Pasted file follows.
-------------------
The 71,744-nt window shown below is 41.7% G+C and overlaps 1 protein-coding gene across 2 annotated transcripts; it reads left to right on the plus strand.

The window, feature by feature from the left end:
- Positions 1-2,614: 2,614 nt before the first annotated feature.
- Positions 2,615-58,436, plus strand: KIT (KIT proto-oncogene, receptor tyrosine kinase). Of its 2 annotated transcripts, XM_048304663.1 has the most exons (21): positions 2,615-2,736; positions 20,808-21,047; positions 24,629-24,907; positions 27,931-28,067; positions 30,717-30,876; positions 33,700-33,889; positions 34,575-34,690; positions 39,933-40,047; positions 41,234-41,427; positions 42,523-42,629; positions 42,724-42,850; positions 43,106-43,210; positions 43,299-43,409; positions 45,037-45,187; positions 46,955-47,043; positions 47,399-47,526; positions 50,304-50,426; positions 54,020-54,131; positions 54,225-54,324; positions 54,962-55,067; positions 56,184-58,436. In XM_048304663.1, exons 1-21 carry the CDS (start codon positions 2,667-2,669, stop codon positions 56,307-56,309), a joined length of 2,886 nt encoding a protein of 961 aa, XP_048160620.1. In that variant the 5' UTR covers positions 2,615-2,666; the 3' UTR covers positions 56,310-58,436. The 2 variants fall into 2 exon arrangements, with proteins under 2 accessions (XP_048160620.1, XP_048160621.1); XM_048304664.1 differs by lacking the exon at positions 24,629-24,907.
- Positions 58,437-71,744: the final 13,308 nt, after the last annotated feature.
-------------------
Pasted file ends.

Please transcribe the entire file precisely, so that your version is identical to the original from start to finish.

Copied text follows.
The 71,744-nt window shown below is 41.7% G+C and overlaps 1 protein-coding gene across 2 annotated transcripts; it reads left to right on the plus strand.

The window, feature by feature from the left end:
- Positions 1-2,614: 2,614 nt before the first annotated feature.
- Positions 2,615-58,436, plus strand: KIT (KIT proto-oncogene, receptor tyrosine kinase). Of its 2 annotated transcripts, XM_048304663.1 has the most exons (21): positions 2,615-2,736; positions 20,808-21,047; positions 24,629-24,907; positions 27,931-28,067; positions 30,717-30,876; positions 33,700-33,889; positions 34,575-34,690; positions 39,933-40,047; positions 41,234-41,427; positions 42,523-42,629; positions 42,724-42,850; positions 43,106-43,210; positions 43,299-43,409; positions 45,037-45,187; positions 46,955-47,043; positions 47,399-47,526; positions 50,304-50,426; positions 54,020-54,131; positions 54,225-54,324; positions 54,962-55,067; positions 56,184-58,436. In XM_048304663.1, exons 1-21 carry the CDS (start codon positions 2,667-2,669, stop codon positions 56,307-56,309), a joined length of 2,886 nt encoding a protein of 961 aa, XP_048160620.1. In that variant the 5' UTR covers positions 2,615-2,666; the 3' UTR covers positions 56,310-58,436. The 2 variants fall into 2 exon arrangements, with proteins under 2 accessions (XP_048160620.1, XP_048160621.1); XM_048304664.1 differs by lacking the exon at positions 24,629-24,907.
- Positions 58,437-71,744: the final 13,308 nt, after the last annotated feature.